Eloy Martinez Dolores S. Romero Marriage
Marriage of Eloy Martinez and Dolores S. Romero January 1950 in Phoenix, Arizona. Eloy Martinez was grandma’s legal husband though not my grandfather.  The “S” here is exactly like the “S” for South in the street address listed above.

Her parents Manuel Romero and Domitila Gonzales were married in Santa Fe, New Mexico in 1924.  On the application for the marriage license, Manuel says his birthday is February 11, 1891.

Manuel Romero marriage part 1
The marriage of Manuel Romero and Domitila Gonzales June 1924 in Santa Fe, New Mexico. Manuel Romero’s birthday is February 11, 1891.
Domitila divorce Manuel Romero
By April 1934 Manuel Romero and Domitila Gonzales were separated. My grandmother Dolores would have been around 7 years old.

In the book, New Mexico Baptisms, Santa Fe, NM, January 1884-December 1899 there is a record for Manuel Romero born February 20, 1892.  The day and the year are off, but the month is the same.  His parents were Luciano Romero and Salomé Montoya.  I believe this Manuel is my grandmother’s father.  I had seen them on the Santa Fe census in the past and wondered if they were Manuel’s family, but I didn’t have any clue about Manuel’s birthday back then.  The scanned page of the baptism book was provided to me by Denver Public Library.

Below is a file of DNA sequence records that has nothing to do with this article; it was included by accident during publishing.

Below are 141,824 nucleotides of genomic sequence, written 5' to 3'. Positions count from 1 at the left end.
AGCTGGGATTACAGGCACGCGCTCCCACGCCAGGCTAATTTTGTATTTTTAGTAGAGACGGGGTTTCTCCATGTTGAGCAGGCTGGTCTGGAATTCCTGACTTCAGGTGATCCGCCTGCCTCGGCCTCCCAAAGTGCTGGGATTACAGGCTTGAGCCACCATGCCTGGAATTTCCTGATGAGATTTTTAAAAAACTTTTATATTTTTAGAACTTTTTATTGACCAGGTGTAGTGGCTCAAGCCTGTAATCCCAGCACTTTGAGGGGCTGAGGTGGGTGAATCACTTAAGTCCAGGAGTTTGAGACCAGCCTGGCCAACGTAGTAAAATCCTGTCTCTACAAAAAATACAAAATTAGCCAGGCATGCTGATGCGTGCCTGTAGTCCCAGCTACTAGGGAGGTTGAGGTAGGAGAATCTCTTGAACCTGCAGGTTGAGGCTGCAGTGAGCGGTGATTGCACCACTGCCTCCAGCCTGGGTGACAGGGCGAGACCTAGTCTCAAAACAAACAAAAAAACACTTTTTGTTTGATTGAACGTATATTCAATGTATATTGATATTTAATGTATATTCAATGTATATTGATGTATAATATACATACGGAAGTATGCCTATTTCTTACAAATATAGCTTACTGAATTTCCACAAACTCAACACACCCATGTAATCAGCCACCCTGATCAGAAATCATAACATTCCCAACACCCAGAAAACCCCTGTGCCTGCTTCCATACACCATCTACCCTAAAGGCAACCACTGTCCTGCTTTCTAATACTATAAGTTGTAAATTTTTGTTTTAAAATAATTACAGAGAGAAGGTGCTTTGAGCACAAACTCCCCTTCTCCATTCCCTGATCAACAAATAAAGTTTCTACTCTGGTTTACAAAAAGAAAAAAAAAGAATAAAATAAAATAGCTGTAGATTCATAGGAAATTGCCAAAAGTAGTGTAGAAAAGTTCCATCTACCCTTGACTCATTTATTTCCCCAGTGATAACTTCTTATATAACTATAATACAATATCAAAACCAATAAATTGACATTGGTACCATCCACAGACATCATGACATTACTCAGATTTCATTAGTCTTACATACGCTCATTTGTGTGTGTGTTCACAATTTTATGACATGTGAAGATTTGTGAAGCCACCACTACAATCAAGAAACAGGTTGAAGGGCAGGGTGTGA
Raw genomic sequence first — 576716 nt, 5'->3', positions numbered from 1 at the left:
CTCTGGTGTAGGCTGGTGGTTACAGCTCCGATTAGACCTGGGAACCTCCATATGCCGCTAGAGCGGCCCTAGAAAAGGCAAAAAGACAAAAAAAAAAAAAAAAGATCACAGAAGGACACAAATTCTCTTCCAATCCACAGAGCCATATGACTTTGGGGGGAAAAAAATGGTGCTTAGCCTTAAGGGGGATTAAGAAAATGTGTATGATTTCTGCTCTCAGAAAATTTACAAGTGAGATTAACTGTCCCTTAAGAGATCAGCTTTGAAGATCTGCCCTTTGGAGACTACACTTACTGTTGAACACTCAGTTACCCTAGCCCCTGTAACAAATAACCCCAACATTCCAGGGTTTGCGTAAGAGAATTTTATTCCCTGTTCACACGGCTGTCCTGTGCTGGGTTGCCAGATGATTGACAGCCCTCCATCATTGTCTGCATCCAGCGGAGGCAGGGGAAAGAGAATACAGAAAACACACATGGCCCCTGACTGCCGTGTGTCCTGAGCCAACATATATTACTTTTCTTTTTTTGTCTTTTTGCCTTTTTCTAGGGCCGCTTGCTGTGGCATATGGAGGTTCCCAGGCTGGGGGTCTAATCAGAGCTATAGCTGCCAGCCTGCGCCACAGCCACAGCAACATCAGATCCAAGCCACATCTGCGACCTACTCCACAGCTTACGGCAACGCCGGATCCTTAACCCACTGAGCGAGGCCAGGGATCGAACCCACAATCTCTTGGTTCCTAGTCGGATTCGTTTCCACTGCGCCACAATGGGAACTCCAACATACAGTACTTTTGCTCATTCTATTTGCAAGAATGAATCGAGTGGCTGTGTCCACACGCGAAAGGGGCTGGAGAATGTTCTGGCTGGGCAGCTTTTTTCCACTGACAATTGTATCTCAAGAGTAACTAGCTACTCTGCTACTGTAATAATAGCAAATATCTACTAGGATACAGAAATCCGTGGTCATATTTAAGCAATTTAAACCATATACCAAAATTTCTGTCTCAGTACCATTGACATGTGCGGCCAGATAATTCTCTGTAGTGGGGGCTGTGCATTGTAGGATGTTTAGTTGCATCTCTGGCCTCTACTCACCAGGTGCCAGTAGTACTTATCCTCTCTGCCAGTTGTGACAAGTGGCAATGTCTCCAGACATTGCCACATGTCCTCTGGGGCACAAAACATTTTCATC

Manuel Romero baptism
Manuel Romero born February 20, 1892 to Luciano Romero and Salomé Montoya.

Luciano Romero and Salomé Montoya were married November 27, 1886, at St. Francis Cathedral in Santa Fe.  Their parents were Desiderio Romero and Guadalupe Lujan, and Baltazar Montoya and Eleanor Ribera.  On other documents, she is written as Leonor Ribera. From the book Santa Fe Marriages, St. Francis Church/Cathedral January 1858-October 1889

Luciano Romero Salome Montoya marriage 1886
Luciano Romero and Salomé Montoya married November 27, 1886, in Santa Fe, New Mexico.

After Salomé died, Luciano married Ursula Rodriguez.

Luciano Romero Ursula Rodriguez marriage 1900
Luciano Romero, widowed of Salomé Montoya, married Ursula Rodriguez in 1900.

On some census records, Manuel’s birthday is in May, but the names all match up so I’m sure this is the correct family.

Manuel Romero 1900 census
1900 Census in Santa Fe, here Manuel Romero’s birthday is in May of 1891. This might be why he believed he was born in 1891. He is listed with his siblings, stepmother Ursula Rodriguez, father Luciano Romero and his paternal grandfather Desiderio Romero lives nearby.

Salomé Montoya’s parents Baltazar Montoya and Leonor Ribera were married December 11, 1850 in Santa Fe. Their parents were Juan José Montoya and Juana Gonzales. From the book New Mexico Marriages, Santa Fe, St. Francis Parish and Military Chapel of Our Lady of Light (La Castrense) 1728-1857

Baltazar Montoya and Maria Leonor Ribera 1850
Salomé Montoya’s parents Baltazar Montoya and and Maria Leonor Ribera were married December 11, 1850 in Santa Fe. Their parents were Juan José Montoya & Juana Gonzales, and Francisco Ribera & Marcelina Quintana.